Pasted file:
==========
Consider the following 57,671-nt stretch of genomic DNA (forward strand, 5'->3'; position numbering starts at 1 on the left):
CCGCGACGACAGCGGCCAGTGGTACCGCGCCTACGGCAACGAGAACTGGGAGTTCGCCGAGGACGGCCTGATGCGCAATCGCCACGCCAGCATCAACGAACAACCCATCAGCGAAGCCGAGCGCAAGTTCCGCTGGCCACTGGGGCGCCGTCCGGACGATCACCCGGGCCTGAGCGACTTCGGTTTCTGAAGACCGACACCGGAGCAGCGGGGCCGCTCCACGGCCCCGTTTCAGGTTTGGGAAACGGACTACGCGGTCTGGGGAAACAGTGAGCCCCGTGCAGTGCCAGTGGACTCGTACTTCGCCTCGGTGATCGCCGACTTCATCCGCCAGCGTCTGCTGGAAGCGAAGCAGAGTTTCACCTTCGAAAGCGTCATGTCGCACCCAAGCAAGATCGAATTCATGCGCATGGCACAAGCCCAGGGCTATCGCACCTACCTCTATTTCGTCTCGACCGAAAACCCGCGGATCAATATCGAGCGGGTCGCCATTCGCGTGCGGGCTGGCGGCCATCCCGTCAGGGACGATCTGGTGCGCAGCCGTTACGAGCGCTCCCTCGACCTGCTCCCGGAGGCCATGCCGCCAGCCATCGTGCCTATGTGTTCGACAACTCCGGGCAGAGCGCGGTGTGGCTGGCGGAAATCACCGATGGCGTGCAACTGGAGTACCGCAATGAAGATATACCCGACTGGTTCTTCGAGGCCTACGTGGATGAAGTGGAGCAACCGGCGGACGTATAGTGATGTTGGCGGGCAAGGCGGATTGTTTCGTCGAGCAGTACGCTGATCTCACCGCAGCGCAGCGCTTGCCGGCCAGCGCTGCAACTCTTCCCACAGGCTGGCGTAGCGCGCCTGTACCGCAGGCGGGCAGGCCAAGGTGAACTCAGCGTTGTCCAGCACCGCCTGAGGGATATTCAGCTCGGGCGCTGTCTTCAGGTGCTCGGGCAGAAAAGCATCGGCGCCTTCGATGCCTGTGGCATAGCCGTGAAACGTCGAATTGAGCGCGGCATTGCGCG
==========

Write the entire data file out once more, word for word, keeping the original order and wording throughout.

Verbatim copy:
Consider the following 57,671-nt stretch of genomic DNA (forward strand, 5'->3'; position numbering starts at 1 on the left):
CCGCGACGACAGCGGCCAGTGGTACCGCGCCTACGGCAACGAGAACTGGGAGTTCGCCGAGGACGGCCTGATGCGCAATCGCCACGCCAGCATCAACGAACAACCCATCAGCGAAGCCGAGCGCAAGTTCCGCTGGCCACTGGGGCGCCGTCCGGACGATCACCCGGGCCTGAGCGACTTCGGTTTCTGAAGACCGACACCGGAGCAGCGGGGCCGCTCCACGGCCCCGTTTCAGGTTTGGGAAACGGACTACGCGGTCTGGGGAAACAGTGAGCCCCGTGCAGTGCCAGTGGACTCGTACTTCGCCTCGGTGATCGCCGACTTCATCCGCCAGCGTCTGCTGGAAGCGAAGCAGAGTTTCACCTTCGAAAGCGTCATGTCGCACCCAAGCAAGATCGAATTCATGCGCATGGCACAAGCCCAGGGCTATCGCACCTACCTCTATTTCGTCTCGACCGAAAACCCGCGGATCAATATCGAGCGGGTCGCCATTCGCGTGCGGGCTGGCGGCCATCCCGTCAGGGACGATCTGGTGCGCAGCCGTTACGAGCGCTCCCTCGACCTGCTCCCGGAGGCCATGCCGCCAGCCATCGTGCCTATGTGTTCGACAACTCCGGGCAGAGCGCGGTGTGGCTGGCGGAAATCACCGATGGCGTGCAACTGGAGTACCGCAATGAAGATATACCCGACTGGTTCTTCGAGGCCTACGTGGATGAAGTGGAGCAACCGGCGGACGTATAGTGATGTTGGCGGGCAAGGCGGATTGTTTCGTCGAGCAGTACGCTGATCTCACCGCAGCGCAGCGCTTGCCGGCCAGCGCTGCAACTCTTCCCACAGGCTGGCGTAGCGCGCCTGTACCGCAGGCGGGCAGGCCAAGGTGAACTCAGCGTTGTCCAGCACCGCCTGAGGGATATTCAGCTCGGGCGCTGTCTTCAGGTGCTCGGGCAGAAAAGCATCGGCGCCTTCGATGCCTGTGGCATAGCCGTGAAACGTCGAATTGAGCGCGGCATTGCGCG